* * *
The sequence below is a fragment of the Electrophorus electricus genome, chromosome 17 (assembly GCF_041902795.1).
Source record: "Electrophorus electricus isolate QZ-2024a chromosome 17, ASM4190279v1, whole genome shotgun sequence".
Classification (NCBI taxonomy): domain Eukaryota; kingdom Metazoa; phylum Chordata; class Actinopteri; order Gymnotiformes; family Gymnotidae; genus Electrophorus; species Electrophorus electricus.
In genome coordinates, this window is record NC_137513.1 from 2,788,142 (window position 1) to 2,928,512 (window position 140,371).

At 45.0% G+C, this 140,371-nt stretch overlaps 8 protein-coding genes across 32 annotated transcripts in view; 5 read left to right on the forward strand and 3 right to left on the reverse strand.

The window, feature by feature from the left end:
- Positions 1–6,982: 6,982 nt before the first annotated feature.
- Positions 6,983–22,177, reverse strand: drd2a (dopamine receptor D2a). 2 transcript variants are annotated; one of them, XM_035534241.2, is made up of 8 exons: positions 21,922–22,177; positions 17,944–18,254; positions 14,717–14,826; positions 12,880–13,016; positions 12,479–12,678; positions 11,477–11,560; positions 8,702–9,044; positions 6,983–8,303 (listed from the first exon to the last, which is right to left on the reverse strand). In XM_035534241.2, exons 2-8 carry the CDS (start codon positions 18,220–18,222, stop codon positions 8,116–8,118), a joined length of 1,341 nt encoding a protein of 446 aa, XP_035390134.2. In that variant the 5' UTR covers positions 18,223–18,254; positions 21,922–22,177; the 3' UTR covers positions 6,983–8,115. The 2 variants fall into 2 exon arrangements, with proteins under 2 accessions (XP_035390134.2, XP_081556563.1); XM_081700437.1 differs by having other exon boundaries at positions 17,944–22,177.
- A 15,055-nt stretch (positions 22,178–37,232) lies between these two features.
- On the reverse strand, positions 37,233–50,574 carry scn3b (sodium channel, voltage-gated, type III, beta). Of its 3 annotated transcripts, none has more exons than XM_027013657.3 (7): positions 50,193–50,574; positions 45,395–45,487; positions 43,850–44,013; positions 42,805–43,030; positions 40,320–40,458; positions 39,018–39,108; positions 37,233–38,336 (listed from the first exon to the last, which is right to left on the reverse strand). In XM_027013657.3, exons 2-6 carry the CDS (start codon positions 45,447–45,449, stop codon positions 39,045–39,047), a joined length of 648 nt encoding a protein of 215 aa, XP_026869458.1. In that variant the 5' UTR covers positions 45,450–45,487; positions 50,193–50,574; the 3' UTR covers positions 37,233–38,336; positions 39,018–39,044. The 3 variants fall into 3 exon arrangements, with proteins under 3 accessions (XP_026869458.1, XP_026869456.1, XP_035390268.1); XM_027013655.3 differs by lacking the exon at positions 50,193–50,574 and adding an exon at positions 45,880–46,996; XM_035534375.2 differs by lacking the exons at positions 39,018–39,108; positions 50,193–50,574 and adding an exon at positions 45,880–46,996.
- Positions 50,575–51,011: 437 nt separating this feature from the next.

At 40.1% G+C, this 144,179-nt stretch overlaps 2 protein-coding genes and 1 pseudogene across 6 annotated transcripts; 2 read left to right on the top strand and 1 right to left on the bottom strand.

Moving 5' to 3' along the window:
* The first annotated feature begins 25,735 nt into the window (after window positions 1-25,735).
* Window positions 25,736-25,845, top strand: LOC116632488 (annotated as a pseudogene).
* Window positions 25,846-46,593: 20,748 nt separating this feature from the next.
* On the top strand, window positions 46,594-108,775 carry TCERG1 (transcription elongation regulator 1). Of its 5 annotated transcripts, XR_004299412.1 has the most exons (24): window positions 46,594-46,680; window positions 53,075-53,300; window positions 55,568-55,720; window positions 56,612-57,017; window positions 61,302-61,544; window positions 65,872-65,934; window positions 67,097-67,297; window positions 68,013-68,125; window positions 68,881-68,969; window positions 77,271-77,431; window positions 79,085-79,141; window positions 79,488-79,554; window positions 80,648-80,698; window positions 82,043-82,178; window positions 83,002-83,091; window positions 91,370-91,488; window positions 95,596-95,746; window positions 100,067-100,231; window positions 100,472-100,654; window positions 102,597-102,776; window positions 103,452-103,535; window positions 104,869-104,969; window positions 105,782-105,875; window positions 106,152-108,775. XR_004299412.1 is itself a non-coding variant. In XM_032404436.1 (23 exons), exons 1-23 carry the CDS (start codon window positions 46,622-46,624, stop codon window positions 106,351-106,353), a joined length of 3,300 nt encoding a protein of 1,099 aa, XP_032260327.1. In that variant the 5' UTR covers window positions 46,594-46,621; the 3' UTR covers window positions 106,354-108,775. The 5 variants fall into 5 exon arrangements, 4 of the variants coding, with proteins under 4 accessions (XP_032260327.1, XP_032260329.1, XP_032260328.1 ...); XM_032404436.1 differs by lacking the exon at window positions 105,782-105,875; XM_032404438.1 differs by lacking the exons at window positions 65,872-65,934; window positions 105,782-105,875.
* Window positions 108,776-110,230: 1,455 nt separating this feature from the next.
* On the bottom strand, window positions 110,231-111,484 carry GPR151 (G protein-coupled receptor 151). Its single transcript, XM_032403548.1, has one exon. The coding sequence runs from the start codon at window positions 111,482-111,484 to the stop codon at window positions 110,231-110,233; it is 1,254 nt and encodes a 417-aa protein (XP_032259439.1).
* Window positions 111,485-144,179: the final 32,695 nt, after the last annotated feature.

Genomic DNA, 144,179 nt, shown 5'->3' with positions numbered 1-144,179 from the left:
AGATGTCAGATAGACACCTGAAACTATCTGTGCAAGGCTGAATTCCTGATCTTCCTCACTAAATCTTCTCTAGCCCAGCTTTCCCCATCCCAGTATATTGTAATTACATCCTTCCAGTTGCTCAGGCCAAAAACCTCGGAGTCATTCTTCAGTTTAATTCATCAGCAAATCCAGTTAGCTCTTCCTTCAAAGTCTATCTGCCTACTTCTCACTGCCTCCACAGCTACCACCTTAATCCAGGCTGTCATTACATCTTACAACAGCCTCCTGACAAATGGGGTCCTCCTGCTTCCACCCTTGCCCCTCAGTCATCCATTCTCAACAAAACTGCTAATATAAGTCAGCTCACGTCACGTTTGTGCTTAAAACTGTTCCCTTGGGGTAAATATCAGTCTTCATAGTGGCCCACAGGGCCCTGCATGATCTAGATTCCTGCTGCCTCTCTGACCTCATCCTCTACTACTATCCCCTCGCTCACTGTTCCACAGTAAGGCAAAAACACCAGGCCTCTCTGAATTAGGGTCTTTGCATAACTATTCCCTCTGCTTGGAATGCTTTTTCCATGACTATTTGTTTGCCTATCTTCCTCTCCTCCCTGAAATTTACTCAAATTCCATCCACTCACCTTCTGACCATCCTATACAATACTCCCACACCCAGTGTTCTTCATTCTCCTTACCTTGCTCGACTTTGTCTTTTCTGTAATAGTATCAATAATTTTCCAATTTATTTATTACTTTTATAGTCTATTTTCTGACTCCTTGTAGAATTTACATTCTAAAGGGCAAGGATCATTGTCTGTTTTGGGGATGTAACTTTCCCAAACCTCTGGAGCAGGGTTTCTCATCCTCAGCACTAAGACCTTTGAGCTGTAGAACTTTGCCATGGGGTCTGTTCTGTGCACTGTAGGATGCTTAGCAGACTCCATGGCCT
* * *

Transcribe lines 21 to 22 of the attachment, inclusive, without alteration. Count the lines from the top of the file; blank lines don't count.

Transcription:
Genomic DNA, 144,179 nt, shown 5'->3' with positions numbered 1-144,179 from the left:
AGATGTCAGATAGACACCTGAAACTATCTGTGCAAGGCTGAATTCCTGATCTTCCTCACTAAATCTTCTCTAGCCCAGCTTTCCCCATCCCAGTATATTGTAATTACATCCTTCCAGTTGCTCAGGCCAAAAACCTCGGAGTCATTCTTCAGTTTAATTCATCAGCAAATCCAGTTAGCTCTTCCTTCAAAGTCTATCTGCCTACTTCTCACTGCCTCCACAGCTACCACCTTAATCCAGGCTGTCATTACATCTTACAACAGCCTCCTGACAAATGGGGTCCTCCTGCTTCCACCCTTGCCCCTCAGTCATCCATTCTCAACAAAACTGCTAATATAAGTCAGCTCACGTCACGTTTGTGCTTAAAACTGTTCCCTTGGGGTAAATATCAGTCTTCATAGTGGCCCACAGGGCCCTGCATGATCTAGATTCCTGCTGCCTCTCTGACCTCATCCTCTACTACTATCCCCTCGCTCACTGTTCCACAGTAAGGCAAAAACACCAGGCCTCTCTGAATTAGGGTCTTTGCATAACTATTCCCTCTGCTTGGAATGCTTTTTCCATGACTATTTGTTTGCCTATCTTCCTCTCCTCCCTGAAATTTACTCAAATTCCATCCACTCACCTTCTGACCATCCTATACAATACTCCCACACCCAGTGTTCTTCATTCTCCTTACCTTGCTCGACTTTGTCTTTTCTGTAATAGTATCAATAATTTTCCAATTTATTTATTACTTTTATAGTCTATTTTCTGACTCCTTGTAGAATTTACATTCTAAAGGGCAAGGATCATTGTCTGTTTTGGGGATGTAACTTTCCCAAACCTCTGGAGCAGGGTTTCTCATCCTCAGCACTAAGACCTTTGAGCTGTAGAACTTTGCCATGGGGTCTGTTCTGTGCACTGTAGGATGCTTAGCAGACTCCATGGCCT